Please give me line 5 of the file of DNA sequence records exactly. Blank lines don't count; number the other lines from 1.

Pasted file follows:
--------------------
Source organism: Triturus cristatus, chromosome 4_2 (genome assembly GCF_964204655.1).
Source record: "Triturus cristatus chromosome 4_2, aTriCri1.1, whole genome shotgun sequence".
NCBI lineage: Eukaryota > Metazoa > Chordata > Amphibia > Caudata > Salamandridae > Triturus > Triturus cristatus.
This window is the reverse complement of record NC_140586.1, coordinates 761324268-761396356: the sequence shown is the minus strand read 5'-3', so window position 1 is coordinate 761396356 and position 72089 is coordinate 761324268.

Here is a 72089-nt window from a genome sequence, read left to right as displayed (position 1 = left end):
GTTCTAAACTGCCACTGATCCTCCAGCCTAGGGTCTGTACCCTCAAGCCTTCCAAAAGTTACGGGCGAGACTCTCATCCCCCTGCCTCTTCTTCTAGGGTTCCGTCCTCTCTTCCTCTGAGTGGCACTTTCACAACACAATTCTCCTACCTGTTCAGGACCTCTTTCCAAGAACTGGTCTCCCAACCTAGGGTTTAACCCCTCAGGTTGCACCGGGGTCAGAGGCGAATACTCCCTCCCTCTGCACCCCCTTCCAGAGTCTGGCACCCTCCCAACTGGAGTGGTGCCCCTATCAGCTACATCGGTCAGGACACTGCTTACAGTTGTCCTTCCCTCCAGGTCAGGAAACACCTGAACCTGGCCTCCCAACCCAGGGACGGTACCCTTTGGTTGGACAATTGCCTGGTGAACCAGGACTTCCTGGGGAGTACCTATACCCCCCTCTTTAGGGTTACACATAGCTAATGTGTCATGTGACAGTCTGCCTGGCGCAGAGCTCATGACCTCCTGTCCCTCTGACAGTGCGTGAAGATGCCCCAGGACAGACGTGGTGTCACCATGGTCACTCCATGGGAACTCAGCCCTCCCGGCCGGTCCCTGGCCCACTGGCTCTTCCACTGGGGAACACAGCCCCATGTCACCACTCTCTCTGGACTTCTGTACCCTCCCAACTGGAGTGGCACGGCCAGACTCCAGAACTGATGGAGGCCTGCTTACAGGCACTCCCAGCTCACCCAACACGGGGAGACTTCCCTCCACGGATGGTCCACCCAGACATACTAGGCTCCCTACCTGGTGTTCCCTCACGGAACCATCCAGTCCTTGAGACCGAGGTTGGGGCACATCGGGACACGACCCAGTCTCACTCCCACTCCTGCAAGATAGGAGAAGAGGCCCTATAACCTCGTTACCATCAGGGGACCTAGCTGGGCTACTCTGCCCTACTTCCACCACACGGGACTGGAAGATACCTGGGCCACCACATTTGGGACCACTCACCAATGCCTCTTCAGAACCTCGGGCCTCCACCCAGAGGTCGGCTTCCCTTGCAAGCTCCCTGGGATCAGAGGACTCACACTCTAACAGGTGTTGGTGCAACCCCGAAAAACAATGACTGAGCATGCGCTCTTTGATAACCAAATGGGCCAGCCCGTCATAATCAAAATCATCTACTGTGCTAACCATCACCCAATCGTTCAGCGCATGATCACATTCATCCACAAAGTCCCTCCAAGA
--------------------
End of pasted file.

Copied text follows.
Here is a 72089-nt window from a genome sequence, read left to right as displayed (position 1 = left end):